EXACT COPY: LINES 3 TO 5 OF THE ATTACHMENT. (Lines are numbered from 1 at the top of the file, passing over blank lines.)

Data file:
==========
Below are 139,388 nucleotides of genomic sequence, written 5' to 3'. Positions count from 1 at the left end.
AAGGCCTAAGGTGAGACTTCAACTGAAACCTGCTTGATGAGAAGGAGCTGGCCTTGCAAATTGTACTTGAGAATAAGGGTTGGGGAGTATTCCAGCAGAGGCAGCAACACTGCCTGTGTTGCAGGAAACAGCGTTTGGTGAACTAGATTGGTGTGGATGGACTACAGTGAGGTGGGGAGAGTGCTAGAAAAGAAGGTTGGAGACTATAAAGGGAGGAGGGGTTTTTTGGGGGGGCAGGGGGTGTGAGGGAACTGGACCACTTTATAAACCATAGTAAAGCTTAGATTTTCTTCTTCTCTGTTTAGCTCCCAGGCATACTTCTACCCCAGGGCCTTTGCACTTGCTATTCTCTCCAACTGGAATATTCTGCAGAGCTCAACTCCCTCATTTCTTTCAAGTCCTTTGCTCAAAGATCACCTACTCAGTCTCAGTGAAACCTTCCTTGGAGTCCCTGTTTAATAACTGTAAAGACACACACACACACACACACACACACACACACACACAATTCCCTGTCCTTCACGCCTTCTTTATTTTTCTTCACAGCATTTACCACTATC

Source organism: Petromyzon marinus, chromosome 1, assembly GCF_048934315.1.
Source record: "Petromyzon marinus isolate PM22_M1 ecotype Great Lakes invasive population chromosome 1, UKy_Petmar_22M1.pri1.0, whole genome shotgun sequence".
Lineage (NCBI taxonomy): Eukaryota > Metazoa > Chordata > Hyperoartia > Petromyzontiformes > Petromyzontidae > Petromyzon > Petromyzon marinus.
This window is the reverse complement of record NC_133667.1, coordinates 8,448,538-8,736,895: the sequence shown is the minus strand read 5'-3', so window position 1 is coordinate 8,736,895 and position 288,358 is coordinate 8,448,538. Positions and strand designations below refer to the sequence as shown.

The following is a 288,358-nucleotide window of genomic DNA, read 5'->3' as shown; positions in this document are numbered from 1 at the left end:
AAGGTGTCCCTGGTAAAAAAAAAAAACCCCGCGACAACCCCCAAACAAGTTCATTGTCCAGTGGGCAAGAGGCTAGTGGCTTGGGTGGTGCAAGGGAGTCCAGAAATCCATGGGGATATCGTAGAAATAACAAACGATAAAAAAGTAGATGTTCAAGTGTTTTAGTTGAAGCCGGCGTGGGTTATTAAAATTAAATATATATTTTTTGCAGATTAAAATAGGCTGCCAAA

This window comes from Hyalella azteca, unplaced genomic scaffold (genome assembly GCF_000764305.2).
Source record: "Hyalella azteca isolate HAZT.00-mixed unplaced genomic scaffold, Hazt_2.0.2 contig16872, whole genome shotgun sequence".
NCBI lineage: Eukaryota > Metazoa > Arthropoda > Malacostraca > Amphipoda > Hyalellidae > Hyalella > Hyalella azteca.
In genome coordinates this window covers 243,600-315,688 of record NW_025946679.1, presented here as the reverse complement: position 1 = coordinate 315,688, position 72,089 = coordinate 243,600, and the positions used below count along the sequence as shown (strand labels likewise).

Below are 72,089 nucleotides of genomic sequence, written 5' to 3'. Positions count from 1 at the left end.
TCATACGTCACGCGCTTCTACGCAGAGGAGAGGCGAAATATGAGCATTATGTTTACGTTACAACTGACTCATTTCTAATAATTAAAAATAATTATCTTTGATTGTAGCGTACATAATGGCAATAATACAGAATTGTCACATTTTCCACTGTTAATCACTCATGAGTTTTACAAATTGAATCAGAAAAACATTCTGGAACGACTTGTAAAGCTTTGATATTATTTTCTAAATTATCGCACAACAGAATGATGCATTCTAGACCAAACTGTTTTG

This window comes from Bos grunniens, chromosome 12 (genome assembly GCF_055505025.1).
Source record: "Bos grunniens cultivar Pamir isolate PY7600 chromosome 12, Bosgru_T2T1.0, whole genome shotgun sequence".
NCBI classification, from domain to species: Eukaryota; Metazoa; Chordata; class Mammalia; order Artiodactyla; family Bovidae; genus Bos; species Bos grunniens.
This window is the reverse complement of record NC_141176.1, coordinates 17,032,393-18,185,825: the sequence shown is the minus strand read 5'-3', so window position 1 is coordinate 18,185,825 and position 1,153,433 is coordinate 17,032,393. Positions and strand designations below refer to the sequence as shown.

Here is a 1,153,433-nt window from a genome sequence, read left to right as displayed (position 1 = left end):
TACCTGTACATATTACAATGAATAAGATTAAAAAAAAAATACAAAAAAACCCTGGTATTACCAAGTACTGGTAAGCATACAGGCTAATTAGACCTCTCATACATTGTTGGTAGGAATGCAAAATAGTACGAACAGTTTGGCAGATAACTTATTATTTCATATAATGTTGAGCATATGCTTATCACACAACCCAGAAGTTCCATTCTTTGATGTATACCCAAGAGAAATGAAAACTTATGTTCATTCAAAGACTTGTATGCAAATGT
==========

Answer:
Source organism: Petromyzon marinus, chromosome 1, assembly GCF_048934315.1.
Source record: "Petromyzon marinus isolate PM22_M1 ecotype Great Lakes invasive population chromosome 1, UKy_Petmar_22M1.pri1.0, whole genome shotgun sequence".
Lineage (NCBI taxonomy): Eukaryota > Metazoa > Chordata > Hyperoartia > Petromyzontiformes > Petromyzontidae > Petromyzon > Petromyzon marinus.